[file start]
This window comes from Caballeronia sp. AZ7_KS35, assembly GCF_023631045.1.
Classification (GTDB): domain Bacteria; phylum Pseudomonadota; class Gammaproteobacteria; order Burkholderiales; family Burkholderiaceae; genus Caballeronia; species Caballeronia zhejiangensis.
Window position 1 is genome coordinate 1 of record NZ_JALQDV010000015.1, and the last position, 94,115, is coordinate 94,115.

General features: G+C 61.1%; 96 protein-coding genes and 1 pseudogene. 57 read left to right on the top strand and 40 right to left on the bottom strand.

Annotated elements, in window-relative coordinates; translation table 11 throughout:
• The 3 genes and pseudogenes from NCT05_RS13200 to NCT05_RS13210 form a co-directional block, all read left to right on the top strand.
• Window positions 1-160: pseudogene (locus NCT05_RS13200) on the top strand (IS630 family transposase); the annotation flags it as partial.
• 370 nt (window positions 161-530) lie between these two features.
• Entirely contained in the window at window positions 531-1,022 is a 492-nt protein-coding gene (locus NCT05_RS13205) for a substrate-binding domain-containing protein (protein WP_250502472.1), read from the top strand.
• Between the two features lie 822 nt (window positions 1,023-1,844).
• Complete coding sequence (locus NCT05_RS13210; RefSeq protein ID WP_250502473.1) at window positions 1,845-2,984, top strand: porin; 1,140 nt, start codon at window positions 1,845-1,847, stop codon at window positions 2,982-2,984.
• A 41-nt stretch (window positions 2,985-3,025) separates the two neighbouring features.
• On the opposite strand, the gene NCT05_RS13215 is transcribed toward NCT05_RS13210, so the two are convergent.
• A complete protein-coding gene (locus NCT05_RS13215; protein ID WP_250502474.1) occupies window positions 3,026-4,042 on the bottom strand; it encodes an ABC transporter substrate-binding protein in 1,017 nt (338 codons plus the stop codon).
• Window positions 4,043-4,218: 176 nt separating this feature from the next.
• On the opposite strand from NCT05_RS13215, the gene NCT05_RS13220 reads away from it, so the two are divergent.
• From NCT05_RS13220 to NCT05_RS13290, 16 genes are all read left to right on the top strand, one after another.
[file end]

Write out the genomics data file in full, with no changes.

This window comes from Caballeronia sp. AZ7_KS35, assembly GCF_023631045.1.
Classification (GTDB): domain Bacteria; phylum Pseudomonadota; class Gammaproteobacteria; order Burkholderiales; family Burkholderiaceae; genus Caballeronia; species Caballeronia zhejiangensis.
Window position 1 is genome coordinate 1 of record NZ_JALQDV010000015.1, and the last position, 94,115, is coordinate 94,115.

General features: G+C 61.1%; 96 protein-coding genes and 1 pseudogene. 57 read left to right on the top strand and 40 right to left on the bottom strand.

Annotated elements, in window-relative coordinates; translation table 11 throughout:
• The 3 genes and pseudogenes from NCT05_RS13200 to NCT05_RS13210 form a co-directional block, all read left to right on the top strand.
• Window positions 1-160: pseudogene (locus NCT05_RS13200) on the top strand (IS630 family transposase); the annotation flags it as partial.
• 370 nt (window positions 161-530) lie between these two features.
• Entirely contained in the window at window positions 531-1,022 is a 492-nt protein-coding gene (locus NCT05_RS13205) for a substrate-binding domain-containing protein (protein WP_250502472.1), read from the top strand.
• Between the two features lie 822 nt (window positions 1,023-1,844).
• Complete coding sequence (locus NCT05_RS13210; RefSeq protein ID WP_250502473.1) at window positions 1,845-2,984, top strand: porin; 1,140 nt, start codon at window positions 1,845-1,847, stop codon at window positions 2,982-2,984.
• A 41-nt stretch (window positions 2,985-3,025) separates the two neighbouring features.
• On the opposite strand, the gene NCT05_RS13215 is transcribed toward NCT05_RS13210, so the two are convergent.
• A complete protein-coding gene (locus NCT05_RS13215; protein ID WP_250502474.1) occupies window positions 3,026-4,042 on the bottom strand; it encodes an ABC transporter substrate-binding protein in 1,017 nt (338 codons plus the stop codon).
• Window positions 4,043-4,218: 176 nt separating this feature from the next.
• On the opposite strand from NCT05_RS13215, the gene NCT05_RS13220 reads away from it, so the two are divergent.
• From NCT05_RS13220 to NCT05_RS13290, 16 genes are all read left to right on the top strand, one after another.